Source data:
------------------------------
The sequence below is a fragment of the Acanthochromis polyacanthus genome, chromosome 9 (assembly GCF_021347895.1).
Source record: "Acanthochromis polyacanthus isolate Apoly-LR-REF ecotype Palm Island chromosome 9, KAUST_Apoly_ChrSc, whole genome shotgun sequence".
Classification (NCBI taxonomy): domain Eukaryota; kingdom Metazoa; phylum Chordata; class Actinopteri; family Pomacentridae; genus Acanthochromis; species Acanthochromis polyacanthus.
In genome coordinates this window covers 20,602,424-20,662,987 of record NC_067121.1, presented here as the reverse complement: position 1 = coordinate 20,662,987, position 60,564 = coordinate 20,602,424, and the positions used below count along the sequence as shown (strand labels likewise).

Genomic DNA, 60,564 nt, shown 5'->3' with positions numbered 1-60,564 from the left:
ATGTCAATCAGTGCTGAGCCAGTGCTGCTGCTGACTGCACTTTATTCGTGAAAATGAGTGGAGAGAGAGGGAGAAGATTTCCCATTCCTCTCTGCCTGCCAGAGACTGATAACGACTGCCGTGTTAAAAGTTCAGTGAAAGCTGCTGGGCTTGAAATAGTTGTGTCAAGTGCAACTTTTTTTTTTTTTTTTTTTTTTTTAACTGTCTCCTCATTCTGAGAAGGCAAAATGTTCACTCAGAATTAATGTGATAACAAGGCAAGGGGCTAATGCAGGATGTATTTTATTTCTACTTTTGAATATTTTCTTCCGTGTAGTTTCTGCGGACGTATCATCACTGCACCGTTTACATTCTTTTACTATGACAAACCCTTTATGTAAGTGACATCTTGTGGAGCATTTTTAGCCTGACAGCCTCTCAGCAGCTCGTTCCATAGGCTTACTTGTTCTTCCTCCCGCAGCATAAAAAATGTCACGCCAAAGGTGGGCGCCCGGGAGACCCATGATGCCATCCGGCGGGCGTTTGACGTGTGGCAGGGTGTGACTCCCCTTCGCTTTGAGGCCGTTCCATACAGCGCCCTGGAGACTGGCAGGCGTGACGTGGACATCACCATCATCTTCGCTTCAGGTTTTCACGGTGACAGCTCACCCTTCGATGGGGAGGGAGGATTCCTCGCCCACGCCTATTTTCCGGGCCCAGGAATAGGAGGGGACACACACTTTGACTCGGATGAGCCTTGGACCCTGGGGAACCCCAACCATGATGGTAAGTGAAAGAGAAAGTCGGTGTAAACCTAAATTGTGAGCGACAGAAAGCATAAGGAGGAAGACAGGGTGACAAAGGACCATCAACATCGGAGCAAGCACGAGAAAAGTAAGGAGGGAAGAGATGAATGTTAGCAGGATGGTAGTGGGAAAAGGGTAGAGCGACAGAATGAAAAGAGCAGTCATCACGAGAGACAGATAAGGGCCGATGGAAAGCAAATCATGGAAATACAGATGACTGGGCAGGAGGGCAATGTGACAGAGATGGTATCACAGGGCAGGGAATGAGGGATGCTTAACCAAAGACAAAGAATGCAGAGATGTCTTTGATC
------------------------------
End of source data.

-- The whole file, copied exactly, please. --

The sequence below is a fragment of the Acanthochromis polyacanthus genome, chromosome 9 (assembly GCF_021347895.1).
Source record: "Acanthochromis polyacanthus isolate Apoly-LR-REF ecotype Palm Island chromosome 9, KAUST_Apoly_ChrSc, whole genome shotgun sequence".
Classification (NCBI taxonomy): domain Eukaryota; kingdom Metazoa; phylum Chordata; class Actinopteri; family Pomacentridae; genus Acanthochromis; species Acanthochromis polyacanthus.
In genome coordinates this window covers 20,602,424-20,662,987 of record NC_067121.1, presented here as the reverse complement: position 1 = coordinate 20,662,987, position 60,564 = coordinate 20,602,424, and the positions used below count along the sequence as shown (strand labels likewise).

Genomic DNA, 60,564 nt, shown 5'->3' with positions numbered 1-60,564 from the left:
ATGTCAATCAGTGCTGAGCCAGTGCTGCTGCTGACTGCACTTTATTCGTGAAAATGAGTGGAGAGAGAGGGAGAAGATTTCCCATTCCTCTCTGCCTGCCAGAGACTGATAACGACTGCCGTGTTAAAAGTTCAGTGAAAGCTGCTGGGCTTGAAATAGTTGTGTCAAGTGCAACTTTTTTTTTTTTTTTTTTTTTTTTAACTGTCTCCTCATTCTGAGAAGGCAAAATGTTCACTCAGAATTAATGTGATAACAAGGCAAGGGGCTAATGCAGGATGTATTTTATTTCTACTTTTGAATATTTTCTTCCGTGTAGTTTCTGCGGACGTATCATCACTGCACCGTTTACATTCTTTTACTATGACAAACCCTTTATGTAAGTGACATCTTGTGGAGCATTTTTAGCCTGACAGCCTCTCAGCAGCTCGTTCCATAGGCTTACTTGTTCTTCCTCCCGCAGCATAAAAAATGTCACGCCAAAGGTGGGCGCCCGGGAGACCCATGATGCCATCCGGCGGGCGTTTGACGTGTGGCAGGGTGTGACTCCCCTTCGCTTTGAGGCCGTTCCATACAGCGCCCTGGAGACTGGCAGGCGTGACGTGGACATCACCATCATCTTCGCTTCAGGTTTTCACGGTGACAGCTCACCCTTCGATGGGGAGGGAGGATTCCTCGCCCACGCCTATTTTCCGGGCCCAGGAATAGGAGGGGACACACACTTTGACTCGGATGAGCCTTGGACCCTGGGGAACCCCAACCATGATGGTAAGTGAAAGAGAAAGTCGGTGTAAACCTAAATTGTGAGCGACAGAAAGCATAAGGAGGAAGACAGGGTGACAAAGGACCATCAACATCGGAGCAAGCACGAGAAAAGTAAGGAGGGAAGAGATGAATGTTAGCAGGATGGTAGTGGGAAAAGGGTAGAGCGACAGAATGAAAAGAGCAGTCATCACGAGAGACAGATAAGGGCCGATGGAAAGCAAATCATGGAAATACAGATGACTGGGCAGGAGGGCAATGTGACAGAGATGGTATCACAGGGCAGGGAATGAGGGATGCTTAACCAAAGACAAAGAATGCAGAGATGTCTTTGATC